So if you need me, I will be camping out at my computer, with a notebook, or with a novel in hand all month, soaking in all of the outside perspective on my story and my writing style as I can, while trying to craft a more vivid, engaging story for my future readers. When I get exhausted I just tell myself–this is for all of the petite women out there who don’t have a voice yet. Not for long.

~Annah

Freckles, Trains and Other Identifiers

I literally just wrote this in 10 minutes for my final project in YA Ethnic American Literature and felt that the world wide web needed to hear it.

 

A typo turns into

The “Untied” States:

The land of the panicked.

The home of the fearful.

 

We are an unraveled thread

Of ethnicities

That refuse to braid into one another.

We cannot possibly envision

The final sewn project;

We just think the colors would clash.

 

But aren’t all colors related?

The best hues on the palette are

Those that are mixed.

The best salads are

Those that are tossed.

I think we need to toss our prejudice

Out of the window and

 

Color by feeling, not sight.

 

You are not beautiful because you are

White

Black

Brown

Yellow

Or red…

You are beautiful because

You are you,

And because we all have a little of

Momma’s courage

And Dad’s stubborn love…

The freckles on Nana’s back

Or the thinning hair on Abuelo’s head.

 

We are not compartments,

You see,

We are a full train.

So why do we segregate ourselves so

And mask it under the name

Of unity?

 

Get up.

Stretch your legs.

You have miles to go.

 

…But won’t you let me walk beside you?

 

~Annah

Grade 15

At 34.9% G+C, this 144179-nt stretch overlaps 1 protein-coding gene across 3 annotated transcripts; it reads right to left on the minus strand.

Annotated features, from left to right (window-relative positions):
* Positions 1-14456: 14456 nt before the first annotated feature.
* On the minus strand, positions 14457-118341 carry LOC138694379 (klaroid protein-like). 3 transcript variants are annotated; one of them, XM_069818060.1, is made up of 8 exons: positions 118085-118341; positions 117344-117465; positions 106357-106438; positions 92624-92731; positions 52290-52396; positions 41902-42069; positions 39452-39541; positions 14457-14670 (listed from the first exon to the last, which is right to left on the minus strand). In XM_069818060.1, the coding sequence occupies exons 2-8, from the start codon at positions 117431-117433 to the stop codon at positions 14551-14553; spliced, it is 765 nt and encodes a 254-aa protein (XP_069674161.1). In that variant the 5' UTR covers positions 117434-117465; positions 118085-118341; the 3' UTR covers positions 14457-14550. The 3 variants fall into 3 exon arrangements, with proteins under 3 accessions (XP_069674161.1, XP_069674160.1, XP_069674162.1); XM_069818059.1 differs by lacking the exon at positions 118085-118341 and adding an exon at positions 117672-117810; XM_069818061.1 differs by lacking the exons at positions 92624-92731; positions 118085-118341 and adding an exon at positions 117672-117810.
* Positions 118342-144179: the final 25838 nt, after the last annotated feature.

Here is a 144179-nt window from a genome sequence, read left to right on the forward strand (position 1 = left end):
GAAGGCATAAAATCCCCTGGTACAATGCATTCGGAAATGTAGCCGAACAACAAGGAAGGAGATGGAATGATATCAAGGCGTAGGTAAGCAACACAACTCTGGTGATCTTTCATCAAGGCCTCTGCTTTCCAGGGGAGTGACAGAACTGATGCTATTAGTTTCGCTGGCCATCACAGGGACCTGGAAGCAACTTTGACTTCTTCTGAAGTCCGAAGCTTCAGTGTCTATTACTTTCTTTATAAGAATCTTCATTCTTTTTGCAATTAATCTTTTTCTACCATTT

A heavy workload. Aching eyes that cried too many times to count. Tough, beneficial conversations. Deep loss. Deep grief. Some 3 AM nights. Other 11 PM nights. Big career conundrums and frustrations. Little blips of clarity concerning one’s true passions. The realization of one’s youth. The realization of one’s maturity. Old friends. New friends. Internships. Housing crises. A lot of sass. The assurance of things hoped for. My very first novel draft. Large steps of independence and individuality. A fearful introvert becoming fearless in times of uncertainty. Constant pushes outside of cozy comfort zones. A broadening of my awareness for diverse opinions and lifestyles. An ear for the minority races and sexualities. An ear for the broken and confused. An ear whilst everyone else has lost theirs. Flinging into spring. Lots and lots of hopeful yellows that echo truth into my weary soul. Heavy weariness with a belly laugh of a silver lining. Crying girls in bedrooms. Crying boys in bedrooms. Smiles in between tears. Romance and the tenderness of feelings, so breakable indeed. People from the bad parts of town are people too. More attention to the minorities and outcasts. Protests for change. Sorrow that things will never be the same. Spontaneous outings for yummy treats. Professional resilience. Unapologetic appreciation for whoever puts a smile on my face. An introvert yelling friends’ names across rooms. Remembrance of commonalities. The necessity of music with its soothing narratives of pain and joy. Bittersweet, this life we have crafted for ourselves. Oh wait… It is not for yourself. Moldy hearts, forever being tilled. 💛